• Author

    • Adams, John
  • Recipient

    • Franklin, Benjamin
  • Period

    • Confederation Period

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Documents filtered by: Author="Adams, John" AND Recipient="Franklin, Benjamin" AND Period="Confederation Period"
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Copy: Massachusetts Historical Society I have the Honour to inclose a Letter from Mr Edward Browne of Ostend and another from Mr De Berdt.— Mr Browne was introduced to me in London by Mr De Berdt, and appears to be an accomplished Person well acquainted with the Language Laws and Commerce of the Place where he is.— If your Excellencys judge proper, I should be obliged to you if you would...
AL (draft): Massachusetts Historical Society The Day before Yesterday the Baron de Thuilemeyer the Envoy to their High Mightinesses, from the King of Prussia, did me the Honour of a Visit, but as I had Company, he stayed but a short time; As I accompanied him to the Door, he told me, that he had Something to Say to me from the King, and desird me to name an Hour, when he might call upon me...
Westminster, London, 20 June 1785 . Acknowledges their letter of 15 June; agrees “entirely … in sentiment respecting Gratification to be given to Mr. John Baptist Pecquet and the Letter to be written to him.” RC ( DNA : PCC , No. 84, v); 1 p.; at foot of letter: “Their Excellencies Messrs. Franklin & Jefferson.” FC ( MHi : AMT ); in Adams’ hand.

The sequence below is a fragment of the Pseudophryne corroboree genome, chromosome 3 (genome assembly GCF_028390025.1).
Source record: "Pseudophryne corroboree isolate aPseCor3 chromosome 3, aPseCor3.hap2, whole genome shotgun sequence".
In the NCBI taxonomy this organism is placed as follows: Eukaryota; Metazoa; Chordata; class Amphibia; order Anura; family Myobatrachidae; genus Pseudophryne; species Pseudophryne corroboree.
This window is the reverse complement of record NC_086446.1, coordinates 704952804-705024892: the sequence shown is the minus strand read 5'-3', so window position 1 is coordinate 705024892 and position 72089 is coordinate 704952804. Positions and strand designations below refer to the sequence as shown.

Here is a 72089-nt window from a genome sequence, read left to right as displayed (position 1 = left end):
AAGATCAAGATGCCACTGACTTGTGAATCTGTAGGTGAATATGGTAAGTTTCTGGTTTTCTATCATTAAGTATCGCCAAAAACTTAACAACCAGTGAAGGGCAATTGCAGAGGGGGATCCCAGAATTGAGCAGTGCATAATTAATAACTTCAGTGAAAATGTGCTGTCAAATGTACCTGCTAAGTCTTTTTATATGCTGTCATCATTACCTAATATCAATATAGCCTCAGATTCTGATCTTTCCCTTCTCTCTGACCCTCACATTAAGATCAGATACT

Let me request of you, to turn your Attention as soon as possible to the Subject of a Treaty of Commerce between the United States of America and Great Britain, and transmit to me, a Project that you would advise me to propose in the first Instance. For my own Part I like the Plan agreed on with Prussia so well, that I must request you to send me a Copy of it, and with such Changes as you may...
Our Secretary of State for foreign affairs, in a Letter of 13. Ap. informs me, that he wrote Us a Letter by Capt. Lamb dated 11. March, inclosing a Variety of Papers respecting the Treaties we are directed to negotiate and conclude with the Barbary Powers. Inclosed is a Copy of a Resolution of Congress of 14. February 1785, inclosed to me, in the Secretary’s Letter. I know nothing of Capt....
According to your desire I went early this morning to Versailles and finding the Ct. de Vergennes unembarassed with company, and only attended by his private Secretaries, I soon obtained the honour of a conference, in which I told him that my colleagues were very sorry that indisposition necessarily prevented their paying their respects to him in person, and obliged them to request me alone to...